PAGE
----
NHL reverses ban on rainbow ribbons on field hockey sticks… but keeps ban on jerseys

3 min read

After much backlash, the National Hockey League (NHL) has finally revised its decision on the new rule banning rainbow pride ribbons on field hockey sticks during on-ice games, made in early October. These new rules marked an intensification of the homophobic policies already in place by the league.

The rise and fall of a controversial policy

Let’s remember that in June 2023, after criticism and increased pressure from more vocal conservative groups over the past two years, NHL players were banned from wearing Pride jerseys during warm-ups, a practice that had been going smoothly for several years on almost every team in the league, as a sign of support for greater inclusion of sexual diversity in professional sports.

And early last October, the NHL pushed the envelope even further by also adding a ban on the use of rainbow tape on field hockey sticks.

A measure compared to homophobic laws

Some critics have compared the NHL’s “Don’t Say Gay” rainbow ban to unfortunate homophobic laws passed in Florida, which prevent even indirect talk of sexual orientation or gender in elementary and high schools.

A salutary turnaround

In a turn of events, on Tuesday, October 24, the NHL shared a brief press release announcing that it will now be possible to voluntarily represent social causes close to their hearts with tape throughout the season.

This latest decision follows the action of a first player – Travis Dermott of the Arizona Coyotes – who decided to defy the ban, by wrapping his field hockey stick with rainbow Pride tape at last year’s Saturday, October 21 game.

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Players take a stand

Other players who have publicly voiced their opposition to the ban and expressed their intention to defy it include Minnesota Wild defenseman Jon Merrill and Philadelphia Flyers forward Scott Laughton.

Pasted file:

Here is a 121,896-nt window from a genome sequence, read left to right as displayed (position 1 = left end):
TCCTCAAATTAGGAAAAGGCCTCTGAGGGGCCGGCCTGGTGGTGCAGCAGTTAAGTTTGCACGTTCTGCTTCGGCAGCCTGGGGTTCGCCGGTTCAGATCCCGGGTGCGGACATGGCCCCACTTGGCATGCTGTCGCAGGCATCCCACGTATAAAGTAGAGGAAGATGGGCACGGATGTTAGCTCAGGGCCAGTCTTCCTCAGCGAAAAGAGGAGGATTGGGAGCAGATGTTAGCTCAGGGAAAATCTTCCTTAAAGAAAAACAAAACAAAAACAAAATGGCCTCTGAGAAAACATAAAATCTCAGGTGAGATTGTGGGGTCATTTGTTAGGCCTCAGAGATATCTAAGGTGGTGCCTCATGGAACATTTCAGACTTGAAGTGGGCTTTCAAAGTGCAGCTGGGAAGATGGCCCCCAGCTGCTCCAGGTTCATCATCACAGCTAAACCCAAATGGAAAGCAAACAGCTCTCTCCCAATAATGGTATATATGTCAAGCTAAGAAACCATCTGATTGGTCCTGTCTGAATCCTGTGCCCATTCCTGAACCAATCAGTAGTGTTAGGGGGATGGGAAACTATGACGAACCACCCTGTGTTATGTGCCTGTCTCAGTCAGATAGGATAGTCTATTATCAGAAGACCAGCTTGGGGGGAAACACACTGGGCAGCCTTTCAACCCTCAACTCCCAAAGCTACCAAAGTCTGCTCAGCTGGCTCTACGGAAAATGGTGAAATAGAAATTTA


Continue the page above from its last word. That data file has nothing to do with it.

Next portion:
ESPN reported that representatives of the NHL, the NHL Players Association and the NHL Players Inclusion Coalition met, following the “outrage” of players, participants and activists, provoked by the ban. The first Pride event of the season took place on Friday, October 27. It was hosted by Travis Dermott’s team, the Arizona Coyotes. The NHL has not reacted to the holding of this “special initiative”, which is unclear as to whether it is permitted or not, given the vagueness of the NHL’s current guidelines.

A victory for inclusion

Nevertheless, campaigners for greater inclusion in professional sport applauded the NHL’s U-turn.

Brock McGillis, a gay former professional field hockey player and co-founder of Alphabet Sports Collective (a Canadian queer non-profit working to create safe spaces in field hockey for people of sexual diversity), said he was “very happy” with the change. “I think it’s crucial that we don’t repress free speech and the right of individuals to express themselves,” McGillis said. “I was someone who accepted players not wearing jerseys because it was their right. I don’t want false allies from players or teams. It’s the same with the rainbow Pride ribbon. If they want to, let them. And if they don’t want to, let them not. That’s their right.”

David Palumbo of You Can Play (this social activism organization, founded in 2012 by Patrick Burke, Brian Kitts and Glenn Witman, aims to eliminate homophobia in sport) calls the NHL’s decision “a victory for all of us, even if there is still much work to be done.” “Actively welcoming communities into field hockey is imperative to keeping the sport strong, now and in the future.”

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